(b) I loved the concepts behind the songs. I dare to say that the thing I loved more in this album is, booklet at hand, the conceptual work behind it. Some context to this statement: I think “the pope” being “pro-gay and anti-child abuse” is the cleverest and most dangerous facade the Church has ever raised in front of the world to date. Nothing has changed beneath the surface. Also, you don’t (I presume) live in Italy, so you can’t even begin to understand the amount of blind bigots – see what I did theeeere – and religion-related bullshit a free-thinking person must endure on an everyday basis. Here, it permeates society like a cancer. So when I hear aptly-crafted material like this, I actually enjoy it. A lot. I mean, it’s not like they go “AAAH CHURCH BAD GUUU”: there are references to Giordano Bruno and his martyrdom, and throughout a subtle atmosphere of philosophical nostalgia for the Greek-era philosophy; damn, even the medieval settings are vivid and realistic! I think you totally passed on this lyrical and atmospherical complexity – which is a rarity in this genre, and actually do differentiates these guys from other acts.

    (c) I’ll agree that the production is not stellar, and suffers from this superloudness madness which is flawing good and bad albums alike in recent years. I disagree by the way on your thoughts concerning Giacomo’s drumming, which flawed by the production as it may be, is top notch nonetheless. I think that in brutal death metal, an equally skilled drummer with such diverse and clever ideas, fills and overall style of playing is hard to come by.

    (d) In a genre like this what (for me) sets a band apart from the others is mostly the uniqueness and distinctiveness of the songs, which usually tend to melt into one giant 30-minute-slab of the same riffs over and over again. I will also note how Bloodtruth (for me) is absolutely not the case. Every song has a certain “something” which differentiates it from the rest, and more than half of them are playlist-worthy material which is enjoyable and fun to listen to on their own (and a year later I still find myself coming back to them).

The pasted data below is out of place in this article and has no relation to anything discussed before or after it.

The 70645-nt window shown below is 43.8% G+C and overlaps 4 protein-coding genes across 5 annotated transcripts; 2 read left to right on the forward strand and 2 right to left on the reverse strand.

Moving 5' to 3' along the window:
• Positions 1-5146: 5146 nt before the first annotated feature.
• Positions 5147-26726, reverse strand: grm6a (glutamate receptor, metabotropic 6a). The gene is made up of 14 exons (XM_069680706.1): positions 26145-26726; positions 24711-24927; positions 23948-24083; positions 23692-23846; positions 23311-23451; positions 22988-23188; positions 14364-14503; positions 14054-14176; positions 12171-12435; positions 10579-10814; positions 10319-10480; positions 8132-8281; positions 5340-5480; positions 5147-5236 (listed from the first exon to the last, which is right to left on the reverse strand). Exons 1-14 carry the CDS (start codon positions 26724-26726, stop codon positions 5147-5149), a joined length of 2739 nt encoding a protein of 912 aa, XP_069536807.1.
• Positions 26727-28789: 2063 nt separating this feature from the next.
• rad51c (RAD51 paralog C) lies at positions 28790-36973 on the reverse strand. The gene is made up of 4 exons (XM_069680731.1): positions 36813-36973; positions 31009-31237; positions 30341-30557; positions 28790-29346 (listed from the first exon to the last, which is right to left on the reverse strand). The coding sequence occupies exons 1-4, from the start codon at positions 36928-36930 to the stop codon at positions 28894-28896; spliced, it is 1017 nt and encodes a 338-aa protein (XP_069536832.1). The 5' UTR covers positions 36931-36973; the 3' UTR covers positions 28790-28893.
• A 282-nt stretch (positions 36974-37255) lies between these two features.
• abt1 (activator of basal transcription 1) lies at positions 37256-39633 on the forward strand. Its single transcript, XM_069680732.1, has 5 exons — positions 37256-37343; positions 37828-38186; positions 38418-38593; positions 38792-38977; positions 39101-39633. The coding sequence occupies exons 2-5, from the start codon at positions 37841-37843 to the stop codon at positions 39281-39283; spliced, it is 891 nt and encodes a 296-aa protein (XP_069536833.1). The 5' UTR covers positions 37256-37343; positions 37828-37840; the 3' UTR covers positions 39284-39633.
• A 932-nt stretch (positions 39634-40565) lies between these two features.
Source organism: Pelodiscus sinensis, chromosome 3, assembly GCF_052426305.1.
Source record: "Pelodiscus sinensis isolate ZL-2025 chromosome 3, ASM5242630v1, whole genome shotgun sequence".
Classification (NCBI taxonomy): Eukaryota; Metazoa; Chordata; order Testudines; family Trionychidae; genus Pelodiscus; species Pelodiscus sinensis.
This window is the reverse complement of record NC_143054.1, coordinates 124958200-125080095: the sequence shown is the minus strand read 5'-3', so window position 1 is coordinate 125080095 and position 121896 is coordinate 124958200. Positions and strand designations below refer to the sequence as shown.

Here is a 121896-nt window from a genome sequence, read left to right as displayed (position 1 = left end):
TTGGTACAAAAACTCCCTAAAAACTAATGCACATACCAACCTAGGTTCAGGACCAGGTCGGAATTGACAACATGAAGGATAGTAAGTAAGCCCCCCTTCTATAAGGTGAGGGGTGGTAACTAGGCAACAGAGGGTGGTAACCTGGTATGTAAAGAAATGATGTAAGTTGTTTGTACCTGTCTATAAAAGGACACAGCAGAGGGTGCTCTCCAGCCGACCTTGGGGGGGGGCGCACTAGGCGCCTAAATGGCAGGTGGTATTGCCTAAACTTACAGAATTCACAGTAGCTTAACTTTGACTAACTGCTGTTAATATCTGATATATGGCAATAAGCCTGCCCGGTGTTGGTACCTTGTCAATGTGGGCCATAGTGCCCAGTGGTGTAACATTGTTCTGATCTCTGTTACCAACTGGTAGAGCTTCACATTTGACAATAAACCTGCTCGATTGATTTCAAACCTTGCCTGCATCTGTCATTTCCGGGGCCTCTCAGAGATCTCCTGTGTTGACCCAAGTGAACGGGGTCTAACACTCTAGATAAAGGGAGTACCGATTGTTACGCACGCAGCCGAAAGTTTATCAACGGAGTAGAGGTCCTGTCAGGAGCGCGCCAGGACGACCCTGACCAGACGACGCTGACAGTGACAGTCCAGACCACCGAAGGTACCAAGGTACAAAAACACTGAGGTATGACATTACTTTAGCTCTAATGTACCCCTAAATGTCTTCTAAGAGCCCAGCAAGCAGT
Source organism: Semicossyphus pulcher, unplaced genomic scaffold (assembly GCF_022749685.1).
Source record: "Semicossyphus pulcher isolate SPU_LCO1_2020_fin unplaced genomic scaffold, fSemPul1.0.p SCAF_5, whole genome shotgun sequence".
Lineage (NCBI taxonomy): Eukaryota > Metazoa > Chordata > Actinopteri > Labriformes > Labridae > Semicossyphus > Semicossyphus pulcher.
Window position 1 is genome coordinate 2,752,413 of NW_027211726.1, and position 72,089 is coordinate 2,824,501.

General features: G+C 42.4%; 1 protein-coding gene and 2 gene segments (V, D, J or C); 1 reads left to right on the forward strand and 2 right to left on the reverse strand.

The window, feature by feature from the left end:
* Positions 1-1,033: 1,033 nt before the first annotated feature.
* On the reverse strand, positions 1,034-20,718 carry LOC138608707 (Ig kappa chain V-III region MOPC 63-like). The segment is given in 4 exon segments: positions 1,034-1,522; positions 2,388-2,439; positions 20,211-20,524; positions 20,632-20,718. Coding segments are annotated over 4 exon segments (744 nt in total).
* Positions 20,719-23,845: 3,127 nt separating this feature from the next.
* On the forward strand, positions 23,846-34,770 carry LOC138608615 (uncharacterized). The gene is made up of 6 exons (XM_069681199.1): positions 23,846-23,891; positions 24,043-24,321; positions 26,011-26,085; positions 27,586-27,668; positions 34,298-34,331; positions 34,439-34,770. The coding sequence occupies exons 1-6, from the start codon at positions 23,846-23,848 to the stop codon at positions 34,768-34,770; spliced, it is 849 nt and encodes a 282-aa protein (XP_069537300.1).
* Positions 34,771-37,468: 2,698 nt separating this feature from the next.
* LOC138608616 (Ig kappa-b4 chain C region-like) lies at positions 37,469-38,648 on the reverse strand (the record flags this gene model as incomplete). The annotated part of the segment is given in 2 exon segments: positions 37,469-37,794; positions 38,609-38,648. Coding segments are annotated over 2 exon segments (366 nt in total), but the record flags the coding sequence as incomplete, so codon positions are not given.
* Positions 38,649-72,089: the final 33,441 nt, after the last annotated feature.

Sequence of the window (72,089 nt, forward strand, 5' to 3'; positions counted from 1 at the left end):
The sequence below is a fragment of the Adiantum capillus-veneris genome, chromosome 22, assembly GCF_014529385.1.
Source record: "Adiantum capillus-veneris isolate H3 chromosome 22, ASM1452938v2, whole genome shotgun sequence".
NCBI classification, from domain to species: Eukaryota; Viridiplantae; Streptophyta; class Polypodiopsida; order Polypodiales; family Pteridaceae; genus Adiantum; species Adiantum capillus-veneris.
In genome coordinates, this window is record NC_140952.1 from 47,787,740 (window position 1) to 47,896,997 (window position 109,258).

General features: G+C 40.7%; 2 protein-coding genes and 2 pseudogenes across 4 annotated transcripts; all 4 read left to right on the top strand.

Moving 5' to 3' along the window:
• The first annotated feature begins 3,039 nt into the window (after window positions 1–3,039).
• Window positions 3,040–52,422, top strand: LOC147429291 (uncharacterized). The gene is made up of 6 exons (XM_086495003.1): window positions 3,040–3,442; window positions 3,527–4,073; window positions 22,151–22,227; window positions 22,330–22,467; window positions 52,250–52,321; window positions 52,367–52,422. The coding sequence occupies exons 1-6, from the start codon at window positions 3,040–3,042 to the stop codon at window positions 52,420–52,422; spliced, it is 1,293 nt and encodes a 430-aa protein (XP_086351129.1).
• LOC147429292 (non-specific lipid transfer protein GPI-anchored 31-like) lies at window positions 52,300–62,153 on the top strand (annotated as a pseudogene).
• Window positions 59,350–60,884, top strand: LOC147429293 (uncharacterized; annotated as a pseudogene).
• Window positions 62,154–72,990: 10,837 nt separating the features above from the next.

Nobody has to like anything. I live by the tenet “listen only to what you like or want to listen to”; this is how I can leave my bed in the morning knowing One Direction makes “music”. Also everyone is entitled to their opinions; what I tried to explain here is why in my opinion giving this band a 1.0, and overall a review like this, seems to me like an utterly unfair judgement of their work, given that I rarely disagree with you guys’ reviews – and never completely.

    • Kronos

      I’m sure your buddy is a great drummer, but I don’t think he actually plays on this album. I hate the drumming because it sounds like shit and is obviously canned. You make a good point about living in Italy, which is something I did think about when I considered this album’s concept.
      It’s good to know that this band, no matter how much I don’t like their album, has supporters who do really like their music.

      • Francesco Bordoni

        He actually did play and recorded the album, of that I’m 100% sure. I’m not enthralled either by how kicks and snares sound all over the album, though is an issue I often find in the drums within brutal records; when you reach 280bpm there’s very little way to make double-bass feel “natural”. Anyways: thanks for the replay, and keep up the good work!

    • I’ll second that motion. The linked track is the first I’ve ever heard of this band, and it sounds somewhere between Hour of Penance and Hideous Divinity. At the risk of drawing unreasonable curves through single data points, I’ll venture that the remainder of the album is of at least similar quality, and I’m interested to hear more.

      I will concede that Gregorian chants have not enhanced any metal album, however.

  • Requiem


    • D3Seeker

      Please go ahead